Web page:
One day, a Beverly Hills agent got in touch. A bride in Napa had destroyed her face with laser treatment just a few weeks before her wedding. Could Alan help?

He did, applying acrylic airbrush makeup as he had done for “Star Trek” and “Buffy the Vampire Slayer” – basically coating her skin in silicone-based 24-hour makeup, while keeping it looking entirely natural. The client was thrilled, and crisis averted, he reminded her of his motto: “Every wedding should have a little disaster, to keep it interesting.”

If may seem odd that a luxury makeup expert would know such things now, but there was a time that a single artist was required to maintain a full range of skills. “Today, most artists focus just on beauty, or creating creatures,” Alan says. “It used to be that one artist did it all.”

Over the years, he has adapted his craft to work with the different demands of higher speed film, digital and high-definition video.

The biggest change over the decades, Alan says, is that modern brides usually want a natural look, since they wear little makeup in real life and aren’t comfortable covered in pancake creams or hard-edged lines. Yet sometimes, they find they want more than they realized. Alan prefers to hold a pre-wedding day makeup trial to see what each client’s personality is. He starts with a gentle look, and finds that quite frequently, brides tell him to dial it up.

“There aren’t many Pamela Anderson requests these days, but more Kim Kardashians than you might think,” he said.

Hiring a private stylist is more expensive that a typical salon visit, Alan acknowledges, but he believes that wedding parties should budget up front for makeup, since he believes it’s just as important as photography and video. Ultimately, if a bride knows the look she wants, Alan encourages her to bring a photo – or whatever she feels it takes to get the message across.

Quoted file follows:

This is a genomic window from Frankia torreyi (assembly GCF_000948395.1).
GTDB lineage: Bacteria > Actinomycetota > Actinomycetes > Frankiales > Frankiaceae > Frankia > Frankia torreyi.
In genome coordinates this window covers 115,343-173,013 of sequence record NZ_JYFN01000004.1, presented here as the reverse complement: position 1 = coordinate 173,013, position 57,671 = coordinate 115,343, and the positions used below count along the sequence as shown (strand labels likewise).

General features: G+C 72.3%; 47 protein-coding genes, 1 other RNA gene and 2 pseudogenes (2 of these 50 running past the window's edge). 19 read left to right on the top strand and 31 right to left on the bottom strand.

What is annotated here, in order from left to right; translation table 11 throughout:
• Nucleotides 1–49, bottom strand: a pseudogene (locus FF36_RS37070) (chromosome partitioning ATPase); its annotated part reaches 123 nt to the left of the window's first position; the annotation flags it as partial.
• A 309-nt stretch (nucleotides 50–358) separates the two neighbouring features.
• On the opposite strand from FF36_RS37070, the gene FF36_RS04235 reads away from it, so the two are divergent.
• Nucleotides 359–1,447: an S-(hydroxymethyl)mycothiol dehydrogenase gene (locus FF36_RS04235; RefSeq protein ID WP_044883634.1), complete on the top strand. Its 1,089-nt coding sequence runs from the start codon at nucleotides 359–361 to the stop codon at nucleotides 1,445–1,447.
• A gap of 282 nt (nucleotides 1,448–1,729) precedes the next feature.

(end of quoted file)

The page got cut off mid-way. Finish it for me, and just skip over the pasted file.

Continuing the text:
“I had an attorney from Chicago once bring me a PowerPoint presentation,” Alan said. “That was a lot of specific detail.”

Alan’s top tips for brides
– Don’t overcook your skin in a tanning booth before the wedding.

– Proper application, blending and shading is key. — Use the basics of color correction. Green-tinted foundation counteracts red skin, for example.

– Light and dark shading can change face proportion, as the Greeks and Romans knew thousands of years ago when they created their classic profiles with chalk powder and ashes.

– Use top-quality makeup. The wrong lipstick for a cherry-red pout or improperly set foundation can smear all over the wedding dress.

Thank you to Shelley and Sasha for the kind words…

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This article on wedding makeup artist Alan Friedman, was reposted by permission from Carrie Sweet. You can learn more about Carrey on her website at CareySweet.com

Carey Sweet is a Bay Area freelance writer. E-mail: style@sfchronicle.com